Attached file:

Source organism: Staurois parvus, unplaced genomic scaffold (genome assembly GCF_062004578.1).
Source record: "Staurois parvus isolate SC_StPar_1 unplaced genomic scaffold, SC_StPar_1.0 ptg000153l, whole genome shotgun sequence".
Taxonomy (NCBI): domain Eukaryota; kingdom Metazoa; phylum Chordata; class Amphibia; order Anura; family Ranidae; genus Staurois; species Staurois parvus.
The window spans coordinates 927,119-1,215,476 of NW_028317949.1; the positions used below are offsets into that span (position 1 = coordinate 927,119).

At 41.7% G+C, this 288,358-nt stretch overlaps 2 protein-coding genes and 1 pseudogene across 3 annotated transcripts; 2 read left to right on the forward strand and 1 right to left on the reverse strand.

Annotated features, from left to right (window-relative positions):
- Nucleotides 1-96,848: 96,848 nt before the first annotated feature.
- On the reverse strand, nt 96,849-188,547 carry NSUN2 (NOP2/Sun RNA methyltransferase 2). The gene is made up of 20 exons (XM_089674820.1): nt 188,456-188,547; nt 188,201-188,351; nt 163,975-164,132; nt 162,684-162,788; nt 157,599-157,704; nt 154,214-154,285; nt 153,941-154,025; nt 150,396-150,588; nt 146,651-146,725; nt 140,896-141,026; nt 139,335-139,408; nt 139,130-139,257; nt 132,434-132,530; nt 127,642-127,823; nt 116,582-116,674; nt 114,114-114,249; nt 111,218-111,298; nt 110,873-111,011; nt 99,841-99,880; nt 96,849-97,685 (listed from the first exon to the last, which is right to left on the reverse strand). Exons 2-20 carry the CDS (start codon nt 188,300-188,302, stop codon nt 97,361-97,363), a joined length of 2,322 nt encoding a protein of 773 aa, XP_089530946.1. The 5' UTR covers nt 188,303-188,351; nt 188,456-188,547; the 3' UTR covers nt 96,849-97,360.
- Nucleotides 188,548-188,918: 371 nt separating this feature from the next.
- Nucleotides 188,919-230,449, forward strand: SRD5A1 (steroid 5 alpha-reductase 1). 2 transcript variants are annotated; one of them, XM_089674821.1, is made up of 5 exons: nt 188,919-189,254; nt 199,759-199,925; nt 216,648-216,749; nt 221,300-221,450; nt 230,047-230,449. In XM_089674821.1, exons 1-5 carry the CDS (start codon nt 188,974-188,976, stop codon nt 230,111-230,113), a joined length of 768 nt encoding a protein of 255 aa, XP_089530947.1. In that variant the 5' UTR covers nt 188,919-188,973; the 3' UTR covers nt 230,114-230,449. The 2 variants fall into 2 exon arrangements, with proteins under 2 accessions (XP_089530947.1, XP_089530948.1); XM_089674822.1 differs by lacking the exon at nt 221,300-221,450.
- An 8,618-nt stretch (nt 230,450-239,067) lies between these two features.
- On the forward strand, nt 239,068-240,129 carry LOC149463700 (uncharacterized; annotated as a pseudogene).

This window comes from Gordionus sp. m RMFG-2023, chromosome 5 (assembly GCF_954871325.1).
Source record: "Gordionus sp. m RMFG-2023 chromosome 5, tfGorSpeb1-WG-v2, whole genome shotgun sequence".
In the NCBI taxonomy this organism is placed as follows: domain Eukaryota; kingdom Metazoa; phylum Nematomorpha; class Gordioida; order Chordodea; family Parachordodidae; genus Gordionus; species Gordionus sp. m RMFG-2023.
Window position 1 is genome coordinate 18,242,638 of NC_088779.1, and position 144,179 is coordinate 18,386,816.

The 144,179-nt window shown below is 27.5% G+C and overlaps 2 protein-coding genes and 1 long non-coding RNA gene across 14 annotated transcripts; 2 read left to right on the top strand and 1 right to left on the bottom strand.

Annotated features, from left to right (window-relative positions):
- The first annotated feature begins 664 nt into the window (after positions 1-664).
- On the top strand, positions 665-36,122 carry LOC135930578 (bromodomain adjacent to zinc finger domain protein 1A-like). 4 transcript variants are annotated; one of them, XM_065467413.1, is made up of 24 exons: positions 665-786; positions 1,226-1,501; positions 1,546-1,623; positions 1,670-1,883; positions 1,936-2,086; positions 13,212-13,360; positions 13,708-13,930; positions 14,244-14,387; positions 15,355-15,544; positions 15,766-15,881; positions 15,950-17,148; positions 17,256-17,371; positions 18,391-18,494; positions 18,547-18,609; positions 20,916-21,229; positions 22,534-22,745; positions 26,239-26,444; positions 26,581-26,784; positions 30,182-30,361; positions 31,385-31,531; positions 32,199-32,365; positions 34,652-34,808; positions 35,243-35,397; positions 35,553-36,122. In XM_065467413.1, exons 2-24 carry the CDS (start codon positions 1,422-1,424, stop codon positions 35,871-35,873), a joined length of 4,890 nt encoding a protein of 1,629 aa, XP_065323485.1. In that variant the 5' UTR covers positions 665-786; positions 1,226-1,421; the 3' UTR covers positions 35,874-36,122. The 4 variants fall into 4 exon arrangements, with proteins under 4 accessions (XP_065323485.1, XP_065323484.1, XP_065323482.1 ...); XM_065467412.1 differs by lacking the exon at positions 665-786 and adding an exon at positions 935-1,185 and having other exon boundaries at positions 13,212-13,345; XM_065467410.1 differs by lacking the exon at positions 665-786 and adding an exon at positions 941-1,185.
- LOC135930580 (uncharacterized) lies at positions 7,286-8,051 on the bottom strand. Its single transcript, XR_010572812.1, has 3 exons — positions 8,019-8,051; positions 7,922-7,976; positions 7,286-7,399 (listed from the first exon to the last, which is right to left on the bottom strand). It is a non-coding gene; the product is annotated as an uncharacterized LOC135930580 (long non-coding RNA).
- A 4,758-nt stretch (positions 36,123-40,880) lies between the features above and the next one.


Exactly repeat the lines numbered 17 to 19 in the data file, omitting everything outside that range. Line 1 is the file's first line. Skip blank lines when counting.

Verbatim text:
The 144,179-nt window shown below is 27.5% G+C and overlaps 2 protein-coding genes and 1 long non-coding RNA gene across 14 annotated transcripts; 2 read left to right on the top strand and 1 right to left on the bottom strand.

Annotated features, from left to right (window-relative positions):
- The first annotated feature begins 664 nt into the window (after positions 1-664).